Not the pairing Barcelona were hoping for, nor what Bayern Munich would have chosen after last season’s scare.
This feels rather more like a proper Cup competition than usual, with a couple of genuinely delicious ties to savour, spiced with a little intrigue: Aguero v Messi, Mourinho v Mancini and the return of Didier Drogba.
There are just three countries that count now, said one of the Italian journalists yesterday: Germany, England and Spain, followed by Turkey, Italy, Greece and Russia and Paris Saint-Germain which is like a country on its own. For the big names who have dropped out of the competition it’s the moment of painful realisation. Juventus, having been eliminated as a consequence of a freak snowstorm, are now obliged to return to Turkey to face Trabzonspor, about as unglamorous as it could get for Italy’s most aristocratic club.
Somewhat unwisely, Milan midfielder Sulley Muntari decided to pronounce on the draw before it happened and declared “if I have to choose I’d prefer to face Atletico Madrid as they’re the weakest opposition.” Be careful what you wish for, commented Madrid’s sports paper Marca, pointing out the rossoneri qualified with a modest nine points, whereas Atletico finished up with 16.
“I’m glad Muntari is happy,” added Atletico midfielder Raul Garcia, his tongue protruding firmly into his cheek. If anything, La Liga’s third club look to be the strongest of the outsiders, especially with their latest goalscoring revelation Diego Costa up front.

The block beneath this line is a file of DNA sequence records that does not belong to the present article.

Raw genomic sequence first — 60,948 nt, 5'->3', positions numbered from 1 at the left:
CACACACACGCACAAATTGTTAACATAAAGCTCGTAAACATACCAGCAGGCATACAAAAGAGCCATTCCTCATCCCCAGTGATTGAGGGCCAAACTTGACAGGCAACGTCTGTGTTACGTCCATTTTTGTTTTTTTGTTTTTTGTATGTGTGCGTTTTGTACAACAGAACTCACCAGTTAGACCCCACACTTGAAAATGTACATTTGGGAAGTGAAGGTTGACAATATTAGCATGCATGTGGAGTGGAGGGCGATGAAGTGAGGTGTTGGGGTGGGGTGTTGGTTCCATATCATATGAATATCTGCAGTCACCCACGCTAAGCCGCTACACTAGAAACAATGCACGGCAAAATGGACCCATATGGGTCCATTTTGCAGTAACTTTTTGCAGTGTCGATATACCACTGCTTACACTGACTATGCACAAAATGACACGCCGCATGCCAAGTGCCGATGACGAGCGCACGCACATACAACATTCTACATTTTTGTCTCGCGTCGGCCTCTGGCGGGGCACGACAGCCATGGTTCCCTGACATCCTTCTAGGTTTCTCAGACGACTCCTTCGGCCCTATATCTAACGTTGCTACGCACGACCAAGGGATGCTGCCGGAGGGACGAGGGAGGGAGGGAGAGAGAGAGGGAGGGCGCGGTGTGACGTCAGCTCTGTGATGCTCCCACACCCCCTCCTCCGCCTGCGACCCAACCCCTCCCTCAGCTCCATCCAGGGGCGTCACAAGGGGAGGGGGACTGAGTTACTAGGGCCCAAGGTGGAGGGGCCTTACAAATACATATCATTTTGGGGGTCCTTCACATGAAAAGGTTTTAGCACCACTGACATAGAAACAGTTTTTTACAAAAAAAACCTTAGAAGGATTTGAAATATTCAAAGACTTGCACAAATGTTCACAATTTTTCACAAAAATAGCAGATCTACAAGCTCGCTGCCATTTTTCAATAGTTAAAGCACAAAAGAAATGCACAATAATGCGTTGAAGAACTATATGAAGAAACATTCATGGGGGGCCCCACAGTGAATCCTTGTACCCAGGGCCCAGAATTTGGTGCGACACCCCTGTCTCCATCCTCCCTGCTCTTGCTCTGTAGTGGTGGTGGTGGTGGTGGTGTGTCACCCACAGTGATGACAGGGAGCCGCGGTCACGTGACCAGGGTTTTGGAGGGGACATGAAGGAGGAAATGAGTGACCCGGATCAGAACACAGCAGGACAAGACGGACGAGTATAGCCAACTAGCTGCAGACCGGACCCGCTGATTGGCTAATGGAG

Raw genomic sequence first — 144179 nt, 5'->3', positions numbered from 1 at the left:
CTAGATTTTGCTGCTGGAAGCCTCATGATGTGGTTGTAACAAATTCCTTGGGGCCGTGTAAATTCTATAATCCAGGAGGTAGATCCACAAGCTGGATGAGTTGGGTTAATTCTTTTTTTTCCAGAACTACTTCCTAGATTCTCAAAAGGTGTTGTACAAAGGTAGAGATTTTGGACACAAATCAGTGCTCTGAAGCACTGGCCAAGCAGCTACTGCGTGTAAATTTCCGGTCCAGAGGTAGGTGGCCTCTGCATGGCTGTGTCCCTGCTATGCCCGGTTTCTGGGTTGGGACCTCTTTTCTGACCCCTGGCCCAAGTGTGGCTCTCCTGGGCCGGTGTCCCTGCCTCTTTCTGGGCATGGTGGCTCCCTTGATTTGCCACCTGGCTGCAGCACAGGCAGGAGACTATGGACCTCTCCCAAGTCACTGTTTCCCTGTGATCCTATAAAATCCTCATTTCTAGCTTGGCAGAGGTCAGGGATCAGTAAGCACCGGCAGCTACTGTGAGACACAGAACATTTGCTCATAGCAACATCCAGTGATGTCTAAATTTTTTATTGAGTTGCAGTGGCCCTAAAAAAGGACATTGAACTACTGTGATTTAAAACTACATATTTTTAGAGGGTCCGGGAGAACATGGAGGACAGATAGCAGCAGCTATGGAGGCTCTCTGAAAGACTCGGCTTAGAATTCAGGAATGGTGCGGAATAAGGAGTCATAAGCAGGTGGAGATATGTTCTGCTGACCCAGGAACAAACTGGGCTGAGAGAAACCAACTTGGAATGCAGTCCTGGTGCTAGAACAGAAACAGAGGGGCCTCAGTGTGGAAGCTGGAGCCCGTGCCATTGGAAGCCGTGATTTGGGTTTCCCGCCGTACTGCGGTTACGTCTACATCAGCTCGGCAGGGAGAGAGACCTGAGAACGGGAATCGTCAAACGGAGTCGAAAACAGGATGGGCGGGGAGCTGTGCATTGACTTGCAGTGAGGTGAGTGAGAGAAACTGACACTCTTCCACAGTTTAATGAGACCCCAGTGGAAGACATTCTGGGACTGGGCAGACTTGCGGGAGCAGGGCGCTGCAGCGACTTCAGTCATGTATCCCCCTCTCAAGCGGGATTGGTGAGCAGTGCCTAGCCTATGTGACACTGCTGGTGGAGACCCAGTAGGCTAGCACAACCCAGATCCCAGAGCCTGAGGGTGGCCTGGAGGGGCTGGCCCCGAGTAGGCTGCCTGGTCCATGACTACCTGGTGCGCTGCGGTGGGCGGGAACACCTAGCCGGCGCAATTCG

Atletico manager Diego Simeone was greatly admired as a player in Serie A — he started with Pisa and later spent six years at Inter and Lazio — and if anything, he is even more respected today.
“He’s achieved a miracle,” said the Gazzetta dello Sport yesterday. “In two years he’s rebuilt a team who (were) going through a crisis of confidence and results. He’s won three trophies, the Europa League, the Super Cup and the Copa del Rey, snatched from their hated rivals in their own Bernabeu stadium.”
Milan-Atletico is a challenge the Italians will look forward to with a bit of anxiety. For the Spanish there are special ingredients to the Barca-City clash.
To start with it has Leo Messi, Maradona’s heir, up against Sergio Aguero, Maradona’s son-in-law, now labelled “a wimp” after his split from daughter Giannina.
More seriously, it sets up a clash at Camp Nou that Manuel Pellegrini’s side will relish. He only just lost out to Pep Guardiola for the title when he was in charge at Real Madrid and City have the physical strength to trouble the Catalans, especially with Barca old boy Yaya Toure in midfield.
City have now taken Liverpool’s place as honorary citizens of La Liga and they even have Tziki Beguristain on the board. “Old friends who have never met” is how Marca is calling this one. It is definitely a tie made for the media as well as the fans.
Written in the Stars is the obvious tagline for Galatasaray’s tie with Chelsea. As well as Drogba’s return to his old club and manager, there is also Wesley Sneijder’s reunion with his former boss — “my second father” — at Inter. They will be emotional occasions, but the Turkish champions want to be serious contenders in this competition as they showed against Juventus. Sentimentality will be in limited supply.
“Dortmund have had a bit more luck than we have,” commented Bayern chairman Karl-Heinz Rummenigge after the draw.
“You hope to get easier opposition at this stage of the competition.”
With four teams in the last 16 there is a feeling in Germany that this is the time to prove that the Bundesliga is more than just two big sides.
But it’s fair to say there isn’t huge confidence in Germany about the chances of Schalke and Leverkusen in February/March. They let in 15 goals between them over four matches against English opposition in the group stage, and with away wins for Arsenal and City the balance is definitely in favour of the Premier League so far.